The Way of the Gonzo
Beginning a book is like beginning a relationship – you start out full of hope, excitement and expectation, checking out the exterior, the cover, then maybe spending a bit of time flicking through a few pages, testing the water, looking for signs that it has substance and intrigue until slowly you get drawn in and…
Actually, y’know what? Fuck it – stop that train of thought, I’m boring myself already, I’m not kicking this off with an analogy, it’s way too early to go all Forrest Gump on you – there’ll be plenty of time for that later…
The real point is – why should you read beyond the first page?
And perhaps more importantly, why should you trust me?
The simple answer to that is – you shouldn’t. You shouldn’t trust me at all (actually it’s a pretty good rule not to trust anyone who uses the word should or shouldn’t).
That’s what that book If you meet the Buddha on the Road Kill Him was all about – if he says he’s the Buddha then he’s not the Buddha ‘cos you are the Buddha. Not that I’ve read it, it’s just one of those great books that you don’t have to read ‘cos it’s all in the title, like Feel the Fear and do it Anyway; pick it up, look at the cover, put it back on the shelf, job done.
I’d love to write a book like that.
The original working title of this book was The Keith Richards Health Plan, but Keith’s people thought that it probably wasn’t such a fantastic idea after all and his lawyers are bigger than my lawyers. In fact, I don’t have lawyers. I don’t even have people. But even that title, much as I loved it, didn’t quite have that ‘does what it says on the can’ immediacy.
I’d tweak the Buddha book title a little, something like ‘If You Meet the Buddha on the Road Mug Him’ because:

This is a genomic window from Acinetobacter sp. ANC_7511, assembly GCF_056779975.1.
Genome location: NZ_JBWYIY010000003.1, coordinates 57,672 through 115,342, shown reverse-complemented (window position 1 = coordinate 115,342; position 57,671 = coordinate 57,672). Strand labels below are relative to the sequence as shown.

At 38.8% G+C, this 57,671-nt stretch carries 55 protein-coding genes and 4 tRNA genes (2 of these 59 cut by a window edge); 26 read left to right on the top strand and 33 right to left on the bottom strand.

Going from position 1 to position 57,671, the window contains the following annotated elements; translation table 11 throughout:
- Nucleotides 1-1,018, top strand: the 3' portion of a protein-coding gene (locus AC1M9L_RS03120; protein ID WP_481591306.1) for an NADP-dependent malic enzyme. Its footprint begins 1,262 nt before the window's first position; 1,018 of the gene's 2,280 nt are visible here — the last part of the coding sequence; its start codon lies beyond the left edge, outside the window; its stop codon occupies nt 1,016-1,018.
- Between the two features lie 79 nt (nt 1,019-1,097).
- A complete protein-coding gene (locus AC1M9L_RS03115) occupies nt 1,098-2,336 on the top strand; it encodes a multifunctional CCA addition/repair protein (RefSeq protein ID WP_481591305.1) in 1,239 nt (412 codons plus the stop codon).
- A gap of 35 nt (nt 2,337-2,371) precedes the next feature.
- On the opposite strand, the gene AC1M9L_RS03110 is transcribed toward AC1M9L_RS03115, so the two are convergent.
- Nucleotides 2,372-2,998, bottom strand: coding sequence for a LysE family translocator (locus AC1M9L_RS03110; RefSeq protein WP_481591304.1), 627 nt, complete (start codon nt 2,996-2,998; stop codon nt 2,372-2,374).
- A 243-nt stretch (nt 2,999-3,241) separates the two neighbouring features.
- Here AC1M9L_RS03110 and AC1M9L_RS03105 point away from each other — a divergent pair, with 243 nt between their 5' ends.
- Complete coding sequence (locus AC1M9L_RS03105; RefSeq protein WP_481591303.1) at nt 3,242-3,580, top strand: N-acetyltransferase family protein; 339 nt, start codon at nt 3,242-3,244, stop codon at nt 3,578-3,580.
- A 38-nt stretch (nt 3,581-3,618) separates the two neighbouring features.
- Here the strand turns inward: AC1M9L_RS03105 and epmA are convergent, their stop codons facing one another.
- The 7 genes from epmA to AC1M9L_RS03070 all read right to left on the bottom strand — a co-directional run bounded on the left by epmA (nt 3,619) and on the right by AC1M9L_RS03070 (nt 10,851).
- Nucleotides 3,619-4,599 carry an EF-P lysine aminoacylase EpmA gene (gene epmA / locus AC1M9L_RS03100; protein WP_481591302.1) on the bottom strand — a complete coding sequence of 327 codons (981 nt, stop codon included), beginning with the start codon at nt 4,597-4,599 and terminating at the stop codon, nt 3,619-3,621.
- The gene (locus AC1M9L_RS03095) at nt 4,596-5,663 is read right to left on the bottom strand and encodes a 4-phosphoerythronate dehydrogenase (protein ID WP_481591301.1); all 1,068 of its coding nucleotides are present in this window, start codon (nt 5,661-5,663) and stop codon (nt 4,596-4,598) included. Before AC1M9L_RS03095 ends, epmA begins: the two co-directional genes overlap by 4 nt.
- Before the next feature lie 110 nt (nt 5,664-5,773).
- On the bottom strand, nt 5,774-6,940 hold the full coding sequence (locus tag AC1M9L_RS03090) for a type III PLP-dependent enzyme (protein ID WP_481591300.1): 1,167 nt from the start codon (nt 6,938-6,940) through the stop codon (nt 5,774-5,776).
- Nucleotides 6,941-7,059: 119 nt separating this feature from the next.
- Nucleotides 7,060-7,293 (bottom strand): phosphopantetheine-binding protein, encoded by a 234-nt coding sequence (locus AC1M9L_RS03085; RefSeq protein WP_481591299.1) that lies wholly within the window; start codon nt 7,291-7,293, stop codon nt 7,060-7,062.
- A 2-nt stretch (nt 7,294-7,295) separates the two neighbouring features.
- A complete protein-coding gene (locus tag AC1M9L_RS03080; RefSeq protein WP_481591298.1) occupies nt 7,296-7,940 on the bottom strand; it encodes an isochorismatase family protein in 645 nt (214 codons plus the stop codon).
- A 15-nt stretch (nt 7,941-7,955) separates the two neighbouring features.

a) I’m against capital punishment and if we kill everyone who goes around claiming to be a messiah there’d be a lot of dead sports presenters lying around.
b) It’s a bit of a baby bathwater scenario, a lot of gurus, spiritual teachers and even therapists have some clever things to say, and they’re worth mugging for their wisdom.
One person worth mugging is my friend John Williams, author of the great Screw Work Let’s Play, who taught me this easy little process by which you can find your life’s purpose, your own unique message to the world.
He said –
imagine that you have the opportunity to meet yourself as a small child, with all that you know now as an adult. What message would you would want to give to the mini you?
Try it – it’s a killer exercise and might really help
This is what came to me – quick as a flash.
“Don’t trust anyone who tells you that they know what’s right for you. Trust yourself – YOU are the expert.”
And that goes for you too. Trust yourself – you bought, borrowed or stole this book right? Something in YOU knew… You’re the expert, of you, no one else. And anyone who says they’re an expert of anything, let alone you, is to be treated with great suspicion. Expertise is cool, but experts have stopped learning.
My maternal Grandparents, Pete and Alice Muckley, had a big hand in drumming that one into me. “Don’t trust authority,” Pete used to warn me. “Look what happened on the Somme.”
You just can’t argue with stats like that.
And as the not quite as impressive as my Grandfather but nevertheless brilliant controversial Rolls Royce collecting possibly assassinated by the CIA charismatic unblinking contradictory trickster and sex guru Bhagwan Shree Rajneesh, or Osho as he was perhaps better known, put it in the very first of his Ten Commandments:
“Never obey anyone’s command unless it is coming from within you also.”
Or more simply in the words of Bob Dylan, “don’t follow leaders, watch the parkin’ meters”. Then again you’ve got Shakespeare who must have been abducted by aliens for the amount of shit that he really understood; I mean, “to thine own self be true,” how good is that? And then you’ve got the great beast himself, the much maligned bad boy of magic, Aleister Crowley with, “do what thou wilt shall be the whole of the Law…”
Oh, and Osho’s third Commandment’s pretty cool too:
“Truth is within you, do not search for it elsewhere.”
Which kind of makes this book redundant.